When pricing a home for sale and looking at neighborhood comps, do homes in foreclosure factor in?

Asked by MAM, 63031 Fri Apr 18, 2008

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Don Tepper, Agent, Burke, VA
Fri Apr 18, 2008
Homes in foreclosure do factor in when pricing a home for sale. Rob's correct, of course, that condition does count, and some houses in foreclosure are in poor condition. And the comment about the absoption rate is good.

Consider, though: Take a neighborhood with 4 similar houses for sale. One is in foreclosure. They're priced at $400,000, $410,000, $412,500, $417,000....and $330,000 (the one in foreclosure). Which one do you think is going to get the most traffic? And I can hear buyers saying, "Well, yes, the one at $400,000 is nicer. But not $70,000 nicer. Now, if that $400,000 house could come down to $360,000, I'd probably go with the nicer house. Mr./Ms. Realtor: Do you think they'll consider an offer at $360,000?"

When you're looking at absoprtion rate, you really are hoping (in this case) that the absorption outruns the foreclosures. I know of certain neighborhoods in which the only houses for sale--and there are a lot of them--are foreclosures. One condo complex where 3 bedrooms/2 baths had sold for up to $300,000 are now selling for $200,000 or less today. The people not in financial trouble can't afford to put their condos on the market; why bother listing one at $260,000 when there are dozens below $200,000?

Hope that helps.
1 vote
Tina Montgom…, Agent, Indianapolis, IN
Fri Apr 18, 2008
Well MAM, it really depends on the condition of the foreclosure(s) and the number of foreclosures in your neighborhood or area. In many cases, foreclosures do bring down surrounding home values. However, if you are really only talking about one foreclosure in the neighborhood, it may not affect you as much as a neighborhood that has 5 or 6 foreclosures.

With the media hype about the sluggish real estate market, buyers are being very critical of pricing and stagging. It is highly recommended that you stage your home as though it were a builder's model and that your price takes your current competition into account, not just sold comparables.

It may be a good idea to have your agent run an absorption rate analysis for you to see exactly how you fit in the market. The aborption rate analysis will show you exactly how many homes in your price range are selling per month. If three a month are selling, you know that your home but be in the top 3 that month. Sounds simple enough, right? Where it becomes difficult is when you have 20, 30 or more homes on the market within your price range. Many times, your home is more likely to sell if you were to lower the price. You may be able to better compete with a lower price range...and lower price ranges usually sees a higher rate of sales.

Even in our market where 20% of our sales are foreclosures, many of the homes that are in showcase condition and competively priced, still see multiple offers. If you are in a "buyer's market" like most of the country, it is not time to test the market with price. It is time to price it right and get it sold!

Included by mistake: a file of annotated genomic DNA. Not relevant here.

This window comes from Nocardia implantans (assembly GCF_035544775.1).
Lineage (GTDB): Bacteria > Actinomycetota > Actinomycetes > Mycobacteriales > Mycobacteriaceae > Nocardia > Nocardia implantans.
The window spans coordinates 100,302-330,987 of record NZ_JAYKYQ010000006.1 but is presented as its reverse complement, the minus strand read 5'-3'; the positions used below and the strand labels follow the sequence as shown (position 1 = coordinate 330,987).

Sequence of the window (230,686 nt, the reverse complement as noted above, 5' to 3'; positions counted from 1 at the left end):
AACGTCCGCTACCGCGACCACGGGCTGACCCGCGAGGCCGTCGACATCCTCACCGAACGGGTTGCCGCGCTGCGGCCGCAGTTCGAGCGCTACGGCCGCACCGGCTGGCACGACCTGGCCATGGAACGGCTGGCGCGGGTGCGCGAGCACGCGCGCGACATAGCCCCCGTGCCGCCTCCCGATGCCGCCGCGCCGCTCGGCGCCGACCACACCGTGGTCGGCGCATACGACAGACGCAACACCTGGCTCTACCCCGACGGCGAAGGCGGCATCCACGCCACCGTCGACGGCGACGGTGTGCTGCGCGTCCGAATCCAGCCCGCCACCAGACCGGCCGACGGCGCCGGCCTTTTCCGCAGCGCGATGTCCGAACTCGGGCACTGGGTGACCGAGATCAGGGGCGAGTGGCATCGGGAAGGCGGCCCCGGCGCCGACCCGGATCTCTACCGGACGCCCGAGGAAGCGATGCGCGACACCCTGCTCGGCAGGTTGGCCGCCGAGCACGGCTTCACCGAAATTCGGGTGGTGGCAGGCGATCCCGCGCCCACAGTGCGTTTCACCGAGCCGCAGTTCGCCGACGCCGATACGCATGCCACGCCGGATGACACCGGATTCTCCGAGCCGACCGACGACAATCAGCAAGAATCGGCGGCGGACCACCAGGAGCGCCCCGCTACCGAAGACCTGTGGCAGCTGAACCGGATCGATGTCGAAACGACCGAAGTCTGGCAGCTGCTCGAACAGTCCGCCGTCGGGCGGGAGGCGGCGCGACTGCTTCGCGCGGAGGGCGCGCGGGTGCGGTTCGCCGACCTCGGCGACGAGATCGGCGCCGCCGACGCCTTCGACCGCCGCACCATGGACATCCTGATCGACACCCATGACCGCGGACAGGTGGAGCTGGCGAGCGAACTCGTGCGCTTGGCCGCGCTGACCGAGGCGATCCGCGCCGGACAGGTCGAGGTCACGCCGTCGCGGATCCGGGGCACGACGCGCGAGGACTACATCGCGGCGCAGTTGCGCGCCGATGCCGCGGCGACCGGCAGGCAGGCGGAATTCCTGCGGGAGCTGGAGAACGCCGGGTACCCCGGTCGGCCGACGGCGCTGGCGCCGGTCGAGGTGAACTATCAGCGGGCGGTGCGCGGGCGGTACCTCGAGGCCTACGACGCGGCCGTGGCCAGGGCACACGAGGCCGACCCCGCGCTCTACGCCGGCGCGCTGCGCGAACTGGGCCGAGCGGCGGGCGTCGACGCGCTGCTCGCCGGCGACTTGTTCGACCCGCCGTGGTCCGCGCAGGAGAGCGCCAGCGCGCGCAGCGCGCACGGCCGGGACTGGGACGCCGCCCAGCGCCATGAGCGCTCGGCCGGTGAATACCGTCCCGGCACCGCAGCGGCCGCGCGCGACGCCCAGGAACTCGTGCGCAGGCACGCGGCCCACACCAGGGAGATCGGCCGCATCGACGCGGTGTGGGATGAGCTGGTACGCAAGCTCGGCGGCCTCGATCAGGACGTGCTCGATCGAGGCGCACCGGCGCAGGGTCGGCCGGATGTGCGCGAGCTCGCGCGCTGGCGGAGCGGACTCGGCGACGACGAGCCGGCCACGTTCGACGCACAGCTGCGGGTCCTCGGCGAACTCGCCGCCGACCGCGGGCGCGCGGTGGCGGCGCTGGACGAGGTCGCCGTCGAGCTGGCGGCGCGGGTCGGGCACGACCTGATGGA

1 vote
Pete Elsner, Agent, Kirkwood, MO
Sun Feb 22, 2009
Only if you are comparing apples to apples. Meaning that the home in foreclosure is comparable to one retail home that is for sale. Now if there are more than one foreclosure on the street, that will effect the value of the rest of the homes.
Web Reference:  http://www.PeteElsner.com
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Dale Weir, Agent, Chesterfield, MO
Sat Apr 19, 2008
The foreclosures bring down the overall neighborhood values, pure and simple. At the same time, most foreclosures are in very poor shape - if you can't afford the mortgage, you can't afford preventative maintenance, real repairs or anything else and often they have been stripped of anything that can be sold from light fixtures to dishwashers and appliances (including the furnace, a/c and water heater) and I've even seen the toilet and sinks gone in some - on the other hand, I've walked into some that looked like a rehabber walked out the day before and left them in perfect condition with all brand new appliances that had never been used. The other thing to keep in mind is that the bank wants their money out of them so the bank is going to work to get as high a price as possible, they aren't going to give the homes away. Most buyers look at foreclosures but unless they have lots of time (banks are famous for taking their time to give you an answer about whether you got the bid or not) and you are willing to accept the home as is and risk that there are other liens that you know nothing about that come with the home, most buyers end up going for the home that isn't a foreclosure, but they will use the foreclosure to try and get the price on the other homes down further - it's leverage plus the news media tells them they can. In St Louis, it's not as big a factor as it is on the coasts. The Realtors here will consider it, but will place a greater weight on the true comparables.

The Realtors will consider the foreclosure, but not
Web Reference:  http://www.yourstlhome.com
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